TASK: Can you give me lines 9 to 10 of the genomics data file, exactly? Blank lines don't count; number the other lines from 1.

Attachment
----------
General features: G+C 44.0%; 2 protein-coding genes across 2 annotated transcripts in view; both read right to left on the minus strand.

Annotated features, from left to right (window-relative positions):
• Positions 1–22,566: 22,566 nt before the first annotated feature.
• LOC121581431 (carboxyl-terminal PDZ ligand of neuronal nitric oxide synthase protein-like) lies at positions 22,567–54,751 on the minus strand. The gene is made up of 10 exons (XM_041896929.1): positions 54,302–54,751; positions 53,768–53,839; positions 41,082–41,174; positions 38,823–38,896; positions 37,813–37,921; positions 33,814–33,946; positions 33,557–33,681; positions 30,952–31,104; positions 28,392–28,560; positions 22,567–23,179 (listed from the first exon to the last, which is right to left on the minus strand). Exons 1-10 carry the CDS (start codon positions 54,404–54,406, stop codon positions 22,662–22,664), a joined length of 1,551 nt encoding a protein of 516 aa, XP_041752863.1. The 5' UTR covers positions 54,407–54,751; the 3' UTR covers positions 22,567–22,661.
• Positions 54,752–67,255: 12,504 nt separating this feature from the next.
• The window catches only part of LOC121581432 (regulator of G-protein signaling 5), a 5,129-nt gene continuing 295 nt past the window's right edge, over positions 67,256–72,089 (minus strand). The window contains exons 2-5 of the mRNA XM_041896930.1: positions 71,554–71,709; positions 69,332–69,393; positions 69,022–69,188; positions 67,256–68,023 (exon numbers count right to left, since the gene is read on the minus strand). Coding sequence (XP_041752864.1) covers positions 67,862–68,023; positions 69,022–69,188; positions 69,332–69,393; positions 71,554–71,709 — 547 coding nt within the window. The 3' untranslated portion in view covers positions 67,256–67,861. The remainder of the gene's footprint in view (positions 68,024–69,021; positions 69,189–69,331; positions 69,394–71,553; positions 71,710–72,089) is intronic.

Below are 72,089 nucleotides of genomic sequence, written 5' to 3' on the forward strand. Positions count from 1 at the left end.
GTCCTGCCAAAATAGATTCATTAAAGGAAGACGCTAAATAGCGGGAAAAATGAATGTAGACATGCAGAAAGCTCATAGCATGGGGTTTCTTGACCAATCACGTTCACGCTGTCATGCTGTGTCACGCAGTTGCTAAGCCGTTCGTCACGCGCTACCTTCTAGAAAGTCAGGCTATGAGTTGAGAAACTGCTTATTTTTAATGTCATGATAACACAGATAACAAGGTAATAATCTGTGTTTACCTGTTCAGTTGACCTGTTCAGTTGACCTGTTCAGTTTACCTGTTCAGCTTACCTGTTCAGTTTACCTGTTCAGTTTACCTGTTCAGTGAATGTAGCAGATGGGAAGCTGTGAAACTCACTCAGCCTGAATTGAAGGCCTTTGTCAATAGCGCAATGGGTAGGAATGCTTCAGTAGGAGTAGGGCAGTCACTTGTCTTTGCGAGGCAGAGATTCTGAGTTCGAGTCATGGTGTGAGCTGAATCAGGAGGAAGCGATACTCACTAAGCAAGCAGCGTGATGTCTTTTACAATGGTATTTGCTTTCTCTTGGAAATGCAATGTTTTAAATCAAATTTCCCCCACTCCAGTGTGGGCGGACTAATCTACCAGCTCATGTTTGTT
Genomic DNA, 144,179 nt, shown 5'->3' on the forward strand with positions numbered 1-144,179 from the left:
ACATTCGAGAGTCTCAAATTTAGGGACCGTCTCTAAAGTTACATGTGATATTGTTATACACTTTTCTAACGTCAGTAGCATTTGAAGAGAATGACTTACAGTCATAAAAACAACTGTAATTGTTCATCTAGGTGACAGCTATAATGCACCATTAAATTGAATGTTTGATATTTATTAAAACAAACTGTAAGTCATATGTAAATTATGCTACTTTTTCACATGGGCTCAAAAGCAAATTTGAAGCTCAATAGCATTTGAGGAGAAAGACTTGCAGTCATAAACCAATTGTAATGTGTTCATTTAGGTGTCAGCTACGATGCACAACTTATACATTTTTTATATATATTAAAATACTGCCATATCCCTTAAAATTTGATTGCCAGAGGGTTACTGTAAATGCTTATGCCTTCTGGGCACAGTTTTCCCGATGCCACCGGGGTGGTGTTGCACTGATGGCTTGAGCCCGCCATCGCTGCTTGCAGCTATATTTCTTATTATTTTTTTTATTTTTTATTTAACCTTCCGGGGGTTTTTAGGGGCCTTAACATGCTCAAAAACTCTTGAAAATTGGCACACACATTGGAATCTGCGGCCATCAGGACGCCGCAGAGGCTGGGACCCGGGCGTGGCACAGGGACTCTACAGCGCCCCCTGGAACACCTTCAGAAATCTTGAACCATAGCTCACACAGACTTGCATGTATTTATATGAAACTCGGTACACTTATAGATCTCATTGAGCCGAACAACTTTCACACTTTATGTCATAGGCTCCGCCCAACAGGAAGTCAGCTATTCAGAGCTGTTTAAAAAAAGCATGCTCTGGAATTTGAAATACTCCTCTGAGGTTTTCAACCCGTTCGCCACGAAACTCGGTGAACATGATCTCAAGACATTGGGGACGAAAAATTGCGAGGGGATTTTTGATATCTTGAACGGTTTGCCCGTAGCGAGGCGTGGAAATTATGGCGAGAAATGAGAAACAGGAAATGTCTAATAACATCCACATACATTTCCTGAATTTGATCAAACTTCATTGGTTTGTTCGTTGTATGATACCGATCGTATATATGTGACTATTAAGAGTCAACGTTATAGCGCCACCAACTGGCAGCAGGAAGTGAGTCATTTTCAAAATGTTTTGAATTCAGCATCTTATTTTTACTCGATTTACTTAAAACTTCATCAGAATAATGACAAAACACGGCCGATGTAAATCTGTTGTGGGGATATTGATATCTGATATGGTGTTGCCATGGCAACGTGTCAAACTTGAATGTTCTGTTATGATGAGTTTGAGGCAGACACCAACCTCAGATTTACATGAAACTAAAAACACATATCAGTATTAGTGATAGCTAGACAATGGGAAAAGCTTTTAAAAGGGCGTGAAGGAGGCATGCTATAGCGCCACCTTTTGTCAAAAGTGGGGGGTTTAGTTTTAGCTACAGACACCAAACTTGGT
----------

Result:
Genomic DNA, 144,179 nt, shown 5'->3' on the forward strand with positions numbered 1-144,179 from the left:
ACATTCGAGAGTCTCAAATTTAGGGACCGTCTCTAAAGTTACATGTGATATTGTTATACACTTTTCTAACGTCAGTAGCATTTGAAGAGAATGACTTACAGTCATAAAAACAACTGTAATTGTTCATCTAGGTGACAGCTATAATGCACCATTAAATTGAATGTTTGATATTTATTAAAACAAACTGTAAGTCATATGTAAATTATGCTACTTTTTCACATGGGCTCAAAAGCAAATTTGAAGCTCAATAGCATTTGAGGAGAAAGACTTGCAGTCATAAACCAATTGTAATGTGTTCATTTAGGTGTCAGCTACGATGCACAACTTATACATTTTTTATATATATTAAAATACTGCCATATCCCTTAAAATTTGATTGCCAGAGGGTTACTGTAAATGCTTATGCCTTCTGGGCACAGTTTTCCCGATGCCACCGGGGTGGTGTTGCACTGATGGCTTGAGCCCGCCATCGCTGCTTGCAGCTATATTTCTTATTATTTTTTTTATTTTTTATTTAACCTTCCGGGGGTTTTTAGGGGCCTTAACATGCTCAAAAACTCTTGAAAATTGGCACACACATTGGAATCTGCGGCCATCAGGACGCCGCAGAGGCTGGGACCCGGGCGTGGCACAGGGACTCTACAGCGCCCCCTGGAACACCTTCAGAAATCTTGAACCATAGCTCACACAGACTTGCATGTATTTATATGAAACTCGGTACACTTATAGATCTCATTGAGCCGAACAACTTTCACACTTTATGTCATAGGCTCCGCCCAACAGGAAGTCAGCTATTCAGAGCTGTTTAAAAAAAGCATGCTCTGGAATTTGAAATACTCCTCTGAGGTTTTCAACCCGTTCGCCACGAAACTCGGTGAACATGATCTCAAGACATTGGGGACGAAAAATTGCGAGGGGATTTTTGATATCTTGAACGGTTTGCCCGTAGCGAGGCGTGGAAATTATGGCGAGAAATGAGAAACAGGAAATGTCTAATAACATCCACATACATTTCCTGAATTTGATCAAACTTCATTGGTTTGTTCGTTGTATGATACCGATCGTATATATGTGACTATTAAGAGTCAACGTTATAGCGCCACCAACTGGCAGCAGGAAGTGAGTCATTTTCAAAATGTTTTGAATTCAGCATCTTATTTTTACTCGATTTACTTAAAACTTCATCAGAATAATGACAAAACACGGCCGATGTAAATCTGTTGTGGGGATATTGATATCTGATATGGTGTTGCCATGGCAACGTGTCAAACTTGAATGTTCTGTTATGATGAGTTTGAGGCAGACACCAACCTCAGATTTACATGAAACTAAAAACACATATCAGTATTAGTGATAGCTAGACAATGGGAAAAGCTTTTAAAAGGGCGTGAAGGAGGCATGCTATAGCGCCACCTTTTGTCAAAAGTGGGGGGTTTAGTTTTAGCTACAGACACCAAACTTGGT